ALLISON AUBREY: Civetta says importing most of the fish we eat could have consequences down the line.
NANCY CIVETTA: If we continue to import and buy from other countries, then our fishing industry could wither away. If we’re going to maximize the potential of this fishery, then we need to create markets, so that the fisherman can fish for it, they can better their bottom lines, and we can have a sustainable coastal community.
SEAN DIMIN, Sea to Table: So what they do is they lay down on the bottom of the ocean.
ALLISON AUBREY: Sean Dimin runs a company called Sea to Table that he says is doing just that.
SEAN DIMIN: We come out here to places like Chatham, fishing communities all around America’s coasts, and we figure out how to get the best directly to chefs, universities, distributing directly from the point of catch to the point of consumption. Beautiful photos of the fish that we can now sell directly to people’s homes.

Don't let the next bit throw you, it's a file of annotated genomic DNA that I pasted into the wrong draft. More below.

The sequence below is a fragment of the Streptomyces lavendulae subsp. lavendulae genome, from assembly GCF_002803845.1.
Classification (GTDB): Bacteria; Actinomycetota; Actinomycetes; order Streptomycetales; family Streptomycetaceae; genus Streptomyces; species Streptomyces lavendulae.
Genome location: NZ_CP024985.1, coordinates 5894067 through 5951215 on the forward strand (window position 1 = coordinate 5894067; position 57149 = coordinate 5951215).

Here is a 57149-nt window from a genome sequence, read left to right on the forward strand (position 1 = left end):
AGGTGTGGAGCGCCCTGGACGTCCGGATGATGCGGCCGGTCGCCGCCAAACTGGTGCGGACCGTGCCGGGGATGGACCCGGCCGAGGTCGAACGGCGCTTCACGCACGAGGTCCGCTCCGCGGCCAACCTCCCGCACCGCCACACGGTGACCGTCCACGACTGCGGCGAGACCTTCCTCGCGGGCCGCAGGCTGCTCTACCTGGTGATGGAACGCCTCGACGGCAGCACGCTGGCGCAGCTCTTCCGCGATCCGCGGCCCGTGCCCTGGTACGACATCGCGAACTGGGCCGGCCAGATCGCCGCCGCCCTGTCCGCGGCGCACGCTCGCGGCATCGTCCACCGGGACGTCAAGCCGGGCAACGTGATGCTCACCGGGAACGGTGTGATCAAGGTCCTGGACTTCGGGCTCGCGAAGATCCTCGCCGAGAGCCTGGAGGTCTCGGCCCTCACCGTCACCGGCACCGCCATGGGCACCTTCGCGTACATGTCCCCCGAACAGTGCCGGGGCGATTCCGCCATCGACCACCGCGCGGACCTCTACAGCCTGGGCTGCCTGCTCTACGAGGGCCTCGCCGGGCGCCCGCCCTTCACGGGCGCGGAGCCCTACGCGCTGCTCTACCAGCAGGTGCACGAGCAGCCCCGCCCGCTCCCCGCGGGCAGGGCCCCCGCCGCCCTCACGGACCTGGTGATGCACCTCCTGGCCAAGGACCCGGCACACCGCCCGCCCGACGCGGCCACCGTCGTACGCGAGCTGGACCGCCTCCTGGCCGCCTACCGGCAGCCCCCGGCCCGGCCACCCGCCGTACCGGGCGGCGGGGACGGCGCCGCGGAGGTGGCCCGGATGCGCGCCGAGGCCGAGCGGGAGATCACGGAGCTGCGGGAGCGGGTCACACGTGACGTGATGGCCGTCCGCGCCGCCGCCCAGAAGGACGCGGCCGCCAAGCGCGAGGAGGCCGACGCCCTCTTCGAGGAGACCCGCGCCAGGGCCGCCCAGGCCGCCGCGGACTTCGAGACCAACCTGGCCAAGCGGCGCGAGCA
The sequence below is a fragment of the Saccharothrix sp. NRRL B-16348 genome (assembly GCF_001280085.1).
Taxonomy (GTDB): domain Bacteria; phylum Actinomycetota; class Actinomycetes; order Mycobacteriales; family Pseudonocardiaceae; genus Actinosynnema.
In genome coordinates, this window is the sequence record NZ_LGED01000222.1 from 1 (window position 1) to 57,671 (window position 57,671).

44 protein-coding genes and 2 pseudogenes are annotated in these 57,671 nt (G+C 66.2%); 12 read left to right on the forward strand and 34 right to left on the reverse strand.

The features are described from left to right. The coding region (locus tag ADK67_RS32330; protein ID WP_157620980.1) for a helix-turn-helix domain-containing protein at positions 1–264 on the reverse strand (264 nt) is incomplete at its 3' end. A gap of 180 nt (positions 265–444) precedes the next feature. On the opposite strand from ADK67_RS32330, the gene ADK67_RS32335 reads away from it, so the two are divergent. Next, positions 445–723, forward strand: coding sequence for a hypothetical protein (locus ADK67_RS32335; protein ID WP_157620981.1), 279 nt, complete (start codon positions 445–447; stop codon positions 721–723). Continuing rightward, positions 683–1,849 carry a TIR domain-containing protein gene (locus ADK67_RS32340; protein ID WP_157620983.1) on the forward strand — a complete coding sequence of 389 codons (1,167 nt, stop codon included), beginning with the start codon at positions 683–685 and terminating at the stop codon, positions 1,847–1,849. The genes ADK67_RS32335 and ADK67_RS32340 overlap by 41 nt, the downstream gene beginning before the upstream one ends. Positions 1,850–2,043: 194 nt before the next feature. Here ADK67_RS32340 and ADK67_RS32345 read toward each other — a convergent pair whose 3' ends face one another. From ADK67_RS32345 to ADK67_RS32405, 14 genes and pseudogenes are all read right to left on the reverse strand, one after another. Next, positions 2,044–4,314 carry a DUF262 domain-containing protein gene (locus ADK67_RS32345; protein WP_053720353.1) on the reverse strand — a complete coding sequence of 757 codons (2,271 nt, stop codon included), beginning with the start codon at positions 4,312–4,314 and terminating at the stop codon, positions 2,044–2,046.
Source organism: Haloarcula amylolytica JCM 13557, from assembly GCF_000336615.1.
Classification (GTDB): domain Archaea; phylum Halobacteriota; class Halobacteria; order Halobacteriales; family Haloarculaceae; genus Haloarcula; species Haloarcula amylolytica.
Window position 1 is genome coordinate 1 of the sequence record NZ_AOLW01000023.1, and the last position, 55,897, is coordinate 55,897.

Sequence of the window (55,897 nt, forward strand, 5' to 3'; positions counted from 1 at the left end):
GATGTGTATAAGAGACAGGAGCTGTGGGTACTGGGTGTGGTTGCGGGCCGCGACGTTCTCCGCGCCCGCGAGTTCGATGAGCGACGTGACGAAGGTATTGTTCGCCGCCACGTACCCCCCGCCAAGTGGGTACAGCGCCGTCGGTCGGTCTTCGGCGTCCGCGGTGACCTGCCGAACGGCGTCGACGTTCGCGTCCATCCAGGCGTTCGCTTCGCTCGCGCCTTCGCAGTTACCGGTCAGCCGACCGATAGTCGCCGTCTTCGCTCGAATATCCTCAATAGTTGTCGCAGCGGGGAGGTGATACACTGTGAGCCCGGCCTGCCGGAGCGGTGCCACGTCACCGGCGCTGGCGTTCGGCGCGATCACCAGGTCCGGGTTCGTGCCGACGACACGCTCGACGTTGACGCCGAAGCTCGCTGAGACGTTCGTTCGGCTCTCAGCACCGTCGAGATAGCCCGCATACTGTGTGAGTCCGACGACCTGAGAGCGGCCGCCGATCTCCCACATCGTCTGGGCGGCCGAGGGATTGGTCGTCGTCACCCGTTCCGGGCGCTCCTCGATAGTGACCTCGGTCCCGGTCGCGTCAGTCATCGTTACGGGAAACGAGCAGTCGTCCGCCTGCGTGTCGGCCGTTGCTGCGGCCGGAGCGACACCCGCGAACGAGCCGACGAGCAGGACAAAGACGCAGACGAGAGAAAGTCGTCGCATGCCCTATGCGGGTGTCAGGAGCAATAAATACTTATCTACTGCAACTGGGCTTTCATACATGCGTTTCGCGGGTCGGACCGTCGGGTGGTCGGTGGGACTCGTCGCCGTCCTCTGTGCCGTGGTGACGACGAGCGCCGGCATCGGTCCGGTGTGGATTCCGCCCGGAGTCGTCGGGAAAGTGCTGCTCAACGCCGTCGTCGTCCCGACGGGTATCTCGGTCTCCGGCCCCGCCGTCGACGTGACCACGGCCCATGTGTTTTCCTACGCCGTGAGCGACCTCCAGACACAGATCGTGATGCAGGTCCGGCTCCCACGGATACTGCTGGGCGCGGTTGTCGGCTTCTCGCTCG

ALLISON AUBREY: Back at Sea to Table’s Brooklyn headquarters, Dimin explains that his operation is a complete departure from the traditional model.
SEAN DIMIN: A big thing that we do is sell fish that fishermen are catching, not necessarily what American consumers and diners think they want. And that’s a big part of what we do is supporting American fishing communities.
MAN: That’s beautiful.
ALLISON AUBREY: And the model aligns perfectly with a big push at university dining halls to source their foods from more local and sustainable sources.
MAN: On the count of three, say dogfish.
ALLISON AUBREY: This group runs the dining halls at the University of Massachusetts. They serve 55,000 meals a day. They have made a commitment to bring this dogfish and other underloved fish back to their campus.
It’s at university dining halls like this one, where thousands of people eat every day, that you might be able to shake things up. These students are used to trying new things, and a lot of them love the novelty of it.
So what’s the appeal here? Why go out of the way to buy dogfish?
BOB BANKERT, Chef, University of Massachusetts: Being in western Massachusetts, we love to support the Massachusetts fisheries, and that it tastes great.
ALLISON AUBREY: University of Massachusetts chef Bob Bankert is grilling dogfish fillets. He’s lathered them in a spicy seasoning to make tacos.